Movie Review: There Will Be Blood (2007)

Director: Paul Thomas Anderson

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Although it’s Citizen Kane that’s frequently cited in most critical reviews of Paul Thomas Anderson’s brilliant masterpiece There Will Be Blood (which was just named the Best Picture of 2007 by the National Society of Film Critics), Anderson has said that the film that inspired him the most was John Huston’s The Treasure of the Sierra Madre.

“All of life’s questions and answers are in” the film, according to the director who was so influenced by the Bogart vehicle that the Internet Movie Database reports that he repeatedly put the film on at night before he went to bed just to fall asleep to it while he was working on the screenplay.

As a jumping off point, Anderson used the first few chapters of Upton Sinclair’s 1927 novel Oil!, which he’d purchased when he was homesick simply because it had a painting of California on its cover (IMDb) and later sent the unfinished script to the man for whom he was writing it, Daniel Day-Lewis.

As his producer JoAnne Sellar reported to Entertainment Weekly, There Will Be Blood may not have even been made if the reclusive Academy Award winning actor had declined the part but drawn to the film’s title which takes its name from the Book of Exodus, Daniel Day-Lewis agreed.

Despite suffering broken bones on the second day of the film’s shoot, the actor turns in his finest performance in years and commands the film in a way that makes one instantly aware that without Daniel Day-Lewis, the film would fail to have the same level of impact it does from the get-go.

Opening with Paul Thomas Anderson’s trademark of a constantly moving camera (IMDb) with what feels like over ten minutes of action without dialogue, we’re immediately transported to another time and place similar to Terrence Malick’s Days of Heaven, as we watch gold prospecting Daniel Plainview (Day-Lewis) risk limb and life trying to eek out his fortune when suddenly he strikes oil.

It's all exquisitely photographed by frequent Anderson cinematographer Robert Elswit (Michael Clayton, Good Night, and Good Luck) and filled with nearly dance-like long takes cut together by editor Dylan Tichenor (Assassination of Jesse James, Royal Tenenbaums, Brokeback Mountain). The film’s classically stylized introduction, which is in stark contrast to the fast-moving, poetically narrated opening of Anderson’s Magnolia is heightened by a nearly Kubrickian 2001 like score by Radiohead guitarist Jonny Greenwood whose haunting dissonance-filled yet unforgettably expressionist musical accompaniment gets viewers completely lost in this conversation free world.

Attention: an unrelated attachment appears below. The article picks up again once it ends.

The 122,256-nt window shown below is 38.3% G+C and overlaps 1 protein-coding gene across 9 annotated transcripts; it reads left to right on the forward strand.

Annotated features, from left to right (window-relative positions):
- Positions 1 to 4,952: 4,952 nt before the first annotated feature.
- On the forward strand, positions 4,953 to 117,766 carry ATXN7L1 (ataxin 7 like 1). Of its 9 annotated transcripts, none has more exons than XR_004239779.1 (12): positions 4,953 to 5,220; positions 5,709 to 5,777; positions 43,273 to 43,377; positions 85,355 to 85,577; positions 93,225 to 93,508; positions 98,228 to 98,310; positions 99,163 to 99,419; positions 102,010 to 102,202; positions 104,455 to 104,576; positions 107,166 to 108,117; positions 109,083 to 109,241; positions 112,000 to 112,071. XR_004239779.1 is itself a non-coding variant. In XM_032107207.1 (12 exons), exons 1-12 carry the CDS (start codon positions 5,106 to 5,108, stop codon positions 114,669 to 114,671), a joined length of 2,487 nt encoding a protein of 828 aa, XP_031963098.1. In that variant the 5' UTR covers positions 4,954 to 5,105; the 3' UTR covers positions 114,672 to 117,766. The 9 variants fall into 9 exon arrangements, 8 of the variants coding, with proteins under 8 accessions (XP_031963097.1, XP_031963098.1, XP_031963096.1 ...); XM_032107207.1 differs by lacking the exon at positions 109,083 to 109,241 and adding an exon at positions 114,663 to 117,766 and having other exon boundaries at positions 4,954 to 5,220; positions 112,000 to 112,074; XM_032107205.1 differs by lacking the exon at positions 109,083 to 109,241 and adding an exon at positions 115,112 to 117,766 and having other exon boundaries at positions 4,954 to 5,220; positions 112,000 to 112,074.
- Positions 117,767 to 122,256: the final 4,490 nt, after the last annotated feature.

However, now with the benefit of a successful oil business behind him, we along with the characters onscreen are jolted by Day-Lewis’s opening monologue to the “ladies and gentlemen” from whom he’s trying to procure land. Filled with the unique and commanding yet surprisingly polite cadence that only Day-Lewis can bring to the role, we realize at once that his ambition and greed will bring about his downfall in a film that spans a few decades in the life of the unapologetic misanthropic Daniel Plainview and his young son H.W. (played by adorable newcomer Dillon Freasier whose charisma will surely garner him more roles) after they are lured by the promise of an even larger fortune in California.

Once in California, Daniel meets the young man who will become his nemesis, Little Miss Sunshine’s Paul Dano who puts forth a career making performance as the deceptively meek young man who runs a Church of the Third Revelation. Dano's tyrannical hellfire and brimstone sermons and demands for more money for his congregation and the prominent fame and respect by Daniel to bless the first oil well, set about a series of catastrophic events as the two men square off against one another in their evolving relationship.

With a grueling finale that recalls both the reclusive alienation of both Orson Welles’ Charles Foster Kane and twentieth century icon Howard Hughes, the narrative eventually produces the wrath and violence foreshadowed by the movie’s title.

And with this, we realize that despite the Blood’s period trappings that may have made others view it as a film solely about a particular time and place, we’re instead handed a cautionary tale about the dangers of greed and paranoia in regards to the divisive hot topic issues of oil and religion with another one of Anderson’s trademark treatises on father and son dynamics thrown in for good measure.

Given the dangers facing the world and our two current wars it’s no wonder that Anderson chose to make such a film, for as we see on the nightly news again and again, when you add oil to religion, there will be blood indeed.